Prophylactic thyroidectomy for familial medullary carcinoma, MEN2 and/or ret germline mutationEdit

  1. The entire gland should be submitted.
  2. Orient sections from upper poles to lower poles and submit isthmus separately.
  3. Calcitonin immunostain should be ordered on all blocks to look for C cell hyperplasia.


Sample DictationEdit

The specimen is received fresh, labeled with the patient’s name and medical record number, designated “thyroidectomy”, and consists of a total/partial/completion thyroidectomy specimen weighing ___ grams, including right lobe measuring ___ x ___ x ___ cm, left lobe measuring ___ x ___ x ___ cm, and isthmus measuring ___ x ___ x ___ cm. A pyramidal/accessory thyroid lobe measuring ___ x ___ x ___ cm is also recognized. The posterior surface of the thyroid gland shows a single tan-brown ovoid nodule measuring ___ cm, representing a potential parathyroid gland. The specimen has been oriented by the surgeon, with a short suture marking the right superior lobe and a long suture marking the isthmus.

The capsule is inked black and the specimen is sectioned to reveal unremarkable red-tan/beefy red/pale tan/black thyroid parenchyma. The right lobe contains a solitary, solid/cystic, round/ovoid/irregular, well/poorly circumscribed nodular lesion measuring ___ x ___ x ___ cm, ___ in color, soft/firm/hard/gelatinous/rubbery/friable in consistency, with a well/poorly defined capsule, with/without focal infiltration of the lesional capsule, with a homogenous/heterogenous, smooth/irregular, fleshy/variegated cut surface, with/without areas of hemorrhage and necrosis, with a central/peripheral fibrotic scar possibly representing the prior FNA site, situated in the superior/inferior pole/ in the interpolar region, ___ cm from the nearest inked capsular surface. Serial sectioning of the remaining gland reveals no other grossly apparent lesions.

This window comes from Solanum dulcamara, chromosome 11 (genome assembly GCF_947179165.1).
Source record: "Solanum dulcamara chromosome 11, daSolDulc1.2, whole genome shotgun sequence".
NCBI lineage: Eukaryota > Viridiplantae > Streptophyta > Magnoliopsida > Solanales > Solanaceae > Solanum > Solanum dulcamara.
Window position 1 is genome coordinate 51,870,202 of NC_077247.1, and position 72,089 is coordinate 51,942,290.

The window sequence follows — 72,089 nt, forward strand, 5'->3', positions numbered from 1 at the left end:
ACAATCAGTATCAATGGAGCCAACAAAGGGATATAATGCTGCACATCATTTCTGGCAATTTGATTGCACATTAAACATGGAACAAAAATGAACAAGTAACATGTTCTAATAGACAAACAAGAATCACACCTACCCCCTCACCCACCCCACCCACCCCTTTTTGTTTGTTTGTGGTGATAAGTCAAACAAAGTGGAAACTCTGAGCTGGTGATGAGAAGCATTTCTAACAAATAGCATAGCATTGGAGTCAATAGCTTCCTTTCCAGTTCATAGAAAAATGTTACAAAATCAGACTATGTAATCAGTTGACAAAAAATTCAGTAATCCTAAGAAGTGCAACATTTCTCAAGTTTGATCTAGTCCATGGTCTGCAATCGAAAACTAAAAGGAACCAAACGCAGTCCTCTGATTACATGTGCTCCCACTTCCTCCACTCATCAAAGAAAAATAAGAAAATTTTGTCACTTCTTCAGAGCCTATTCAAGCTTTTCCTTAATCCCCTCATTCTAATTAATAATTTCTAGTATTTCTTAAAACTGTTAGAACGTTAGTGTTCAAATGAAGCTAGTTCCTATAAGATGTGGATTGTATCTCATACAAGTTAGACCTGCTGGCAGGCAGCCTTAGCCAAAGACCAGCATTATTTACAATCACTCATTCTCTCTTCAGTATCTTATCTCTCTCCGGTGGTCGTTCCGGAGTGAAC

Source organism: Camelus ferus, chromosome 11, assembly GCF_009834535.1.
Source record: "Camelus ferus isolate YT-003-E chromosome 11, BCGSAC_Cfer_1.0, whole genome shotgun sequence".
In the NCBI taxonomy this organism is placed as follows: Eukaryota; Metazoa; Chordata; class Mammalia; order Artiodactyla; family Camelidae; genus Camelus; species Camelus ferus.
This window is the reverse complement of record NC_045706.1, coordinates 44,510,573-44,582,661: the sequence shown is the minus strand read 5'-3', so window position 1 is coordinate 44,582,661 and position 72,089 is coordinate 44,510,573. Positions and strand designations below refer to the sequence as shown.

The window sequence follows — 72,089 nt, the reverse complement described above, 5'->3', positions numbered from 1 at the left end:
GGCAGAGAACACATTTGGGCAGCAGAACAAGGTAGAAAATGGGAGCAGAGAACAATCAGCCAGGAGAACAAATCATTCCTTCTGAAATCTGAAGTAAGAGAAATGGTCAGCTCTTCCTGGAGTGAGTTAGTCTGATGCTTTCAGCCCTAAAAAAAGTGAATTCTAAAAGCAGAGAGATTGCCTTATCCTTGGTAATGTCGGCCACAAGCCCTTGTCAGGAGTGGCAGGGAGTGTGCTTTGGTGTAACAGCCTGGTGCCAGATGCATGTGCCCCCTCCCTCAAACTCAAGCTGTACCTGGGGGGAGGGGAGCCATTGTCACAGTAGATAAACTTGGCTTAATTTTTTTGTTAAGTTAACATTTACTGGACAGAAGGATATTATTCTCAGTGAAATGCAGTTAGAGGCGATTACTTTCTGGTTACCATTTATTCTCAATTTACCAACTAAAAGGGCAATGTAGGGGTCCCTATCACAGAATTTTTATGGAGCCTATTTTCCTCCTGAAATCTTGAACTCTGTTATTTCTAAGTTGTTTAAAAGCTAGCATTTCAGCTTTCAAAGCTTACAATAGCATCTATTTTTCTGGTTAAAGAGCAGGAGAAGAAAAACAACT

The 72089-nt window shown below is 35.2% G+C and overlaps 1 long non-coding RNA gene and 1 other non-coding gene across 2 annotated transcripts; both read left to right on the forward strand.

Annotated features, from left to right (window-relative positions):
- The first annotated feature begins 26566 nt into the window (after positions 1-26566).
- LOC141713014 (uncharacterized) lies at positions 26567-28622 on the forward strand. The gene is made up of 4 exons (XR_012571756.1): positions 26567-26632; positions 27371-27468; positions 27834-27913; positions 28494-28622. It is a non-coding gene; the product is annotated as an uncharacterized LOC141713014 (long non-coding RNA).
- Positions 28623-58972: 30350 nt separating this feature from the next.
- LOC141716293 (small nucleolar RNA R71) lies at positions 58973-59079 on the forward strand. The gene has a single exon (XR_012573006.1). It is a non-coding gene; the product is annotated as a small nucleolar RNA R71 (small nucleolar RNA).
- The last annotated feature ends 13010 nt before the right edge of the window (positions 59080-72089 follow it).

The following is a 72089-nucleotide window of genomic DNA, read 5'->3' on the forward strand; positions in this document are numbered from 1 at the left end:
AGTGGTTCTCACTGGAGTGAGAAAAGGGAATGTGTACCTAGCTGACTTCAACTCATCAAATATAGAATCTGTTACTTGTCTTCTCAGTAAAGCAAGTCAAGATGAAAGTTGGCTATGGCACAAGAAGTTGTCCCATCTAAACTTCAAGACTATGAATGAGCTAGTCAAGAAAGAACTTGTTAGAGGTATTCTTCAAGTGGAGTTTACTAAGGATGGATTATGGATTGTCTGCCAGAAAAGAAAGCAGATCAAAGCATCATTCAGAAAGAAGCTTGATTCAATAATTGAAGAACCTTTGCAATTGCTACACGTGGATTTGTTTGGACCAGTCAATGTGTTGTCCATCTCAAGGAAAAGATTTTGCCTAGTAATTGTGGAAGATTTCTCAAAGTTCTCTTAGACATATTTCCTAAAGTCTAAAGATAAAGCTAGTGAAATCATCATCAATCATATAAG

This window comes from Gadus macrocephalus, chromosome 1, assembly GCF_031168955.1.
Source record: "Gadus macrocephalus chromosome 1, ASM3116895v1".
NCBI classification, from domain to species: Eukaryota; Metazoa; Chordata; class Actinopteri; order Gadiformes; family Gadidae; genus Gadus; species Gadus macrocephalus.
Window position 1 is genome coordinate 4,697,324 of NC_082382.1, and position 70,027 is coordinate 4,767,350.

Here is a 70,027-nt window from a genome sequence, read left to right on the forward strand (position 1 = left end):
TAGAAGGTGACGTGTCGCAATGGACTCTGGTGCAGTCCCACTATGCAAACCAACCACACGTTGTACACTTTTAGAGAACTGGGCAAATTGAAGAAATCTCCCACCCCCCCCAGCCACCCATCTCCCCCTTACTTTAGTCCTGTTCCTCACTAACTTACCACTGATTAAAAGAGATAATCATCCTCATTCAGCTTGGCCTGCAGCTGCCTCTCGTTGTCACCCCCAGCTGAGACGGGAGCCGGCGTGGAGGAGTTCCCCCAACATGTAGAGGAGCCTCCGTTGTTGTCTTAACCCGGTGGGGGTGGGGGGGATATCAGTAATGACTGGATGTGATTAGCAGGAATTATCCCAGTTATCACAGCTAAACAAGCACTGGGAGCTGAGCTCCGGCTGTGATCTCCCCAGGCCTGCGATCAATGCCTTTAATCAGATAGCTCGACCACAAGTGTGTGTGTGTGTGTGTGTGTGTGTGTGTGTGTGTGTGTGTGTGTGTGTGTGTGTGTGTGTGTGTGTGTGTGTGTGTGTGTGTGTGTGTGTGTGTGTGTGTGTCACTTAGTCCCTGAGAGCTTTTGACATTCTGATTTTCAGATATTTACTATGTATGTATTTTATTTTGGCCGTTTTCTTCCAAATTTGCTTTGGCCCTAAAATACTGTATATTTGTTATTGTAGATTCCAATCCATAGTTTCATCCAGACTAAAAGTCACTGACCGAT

Review and SignoutEdit

Know why they are taking out the thyroid. If the patient had an FNA diagnosis of "follicular neoplasm", the main differential is follicular adenoma vs. follicular carcinoma (the latter has capsular or vascular invasion by definition). If the FNA diagnosis was “follicular-derived neoplasm”, then the differential includes follicular variant of papillary thyroid carcinoma.

If it's for papillary thyroid cancer, then you should find the nodule. If it's a completion lobectomy, then the patient had a thyroid cancer in the other lobe, and they are taking out this lobe to further stage the patient.

If it's for goiter or Hashimoto's, often you'll find an incidental papillary microcarcinoma (up to 24% of goiters have them!).

If you have a carcinoma (but not if you only have an incidental papillary microcarcinoma, <1 cm), report this using a synoptic. Also use a synoptic for a clinically known (i.e. non incidental) thyroid carcinoma even if <1.0 cm.

Sample diagnostic lines:

1. Thyroid, ___ grams, left, partial thyroidectomy:

2. Thyroid, ___ grams, total thyroidectomy:

3. Thyroid, ___ grams, right, completion thyroid lobectomy:

-Multinodular goiter (with mild/moderate/severe chronic lymphocytic thyroiditis).
-Hashimoto's thyroiditis.
-Incidental papillary microcarcinoma, ___ cm, right thyroid.
-Thyroid with hyperplastic nodule, ___ cm, right thyroid.
-Chronic lymphocytic thyroiditis.
-One unreparkable parathyroid gland
-One perithyroidal/intrathyroidal lymph node, no tumor seen (0/1).
-Follicular adenoma, ___ cm, right thyroid.
-Follicular carcinoma, ___ cm, thyroid.
-Papillary thyroid carcinoma, ___ cm, left thyroid.
-Papillary and follicular hyperplasia with stromal diffuse lymphocytosis consistent with the clinical history of Graves’ disease.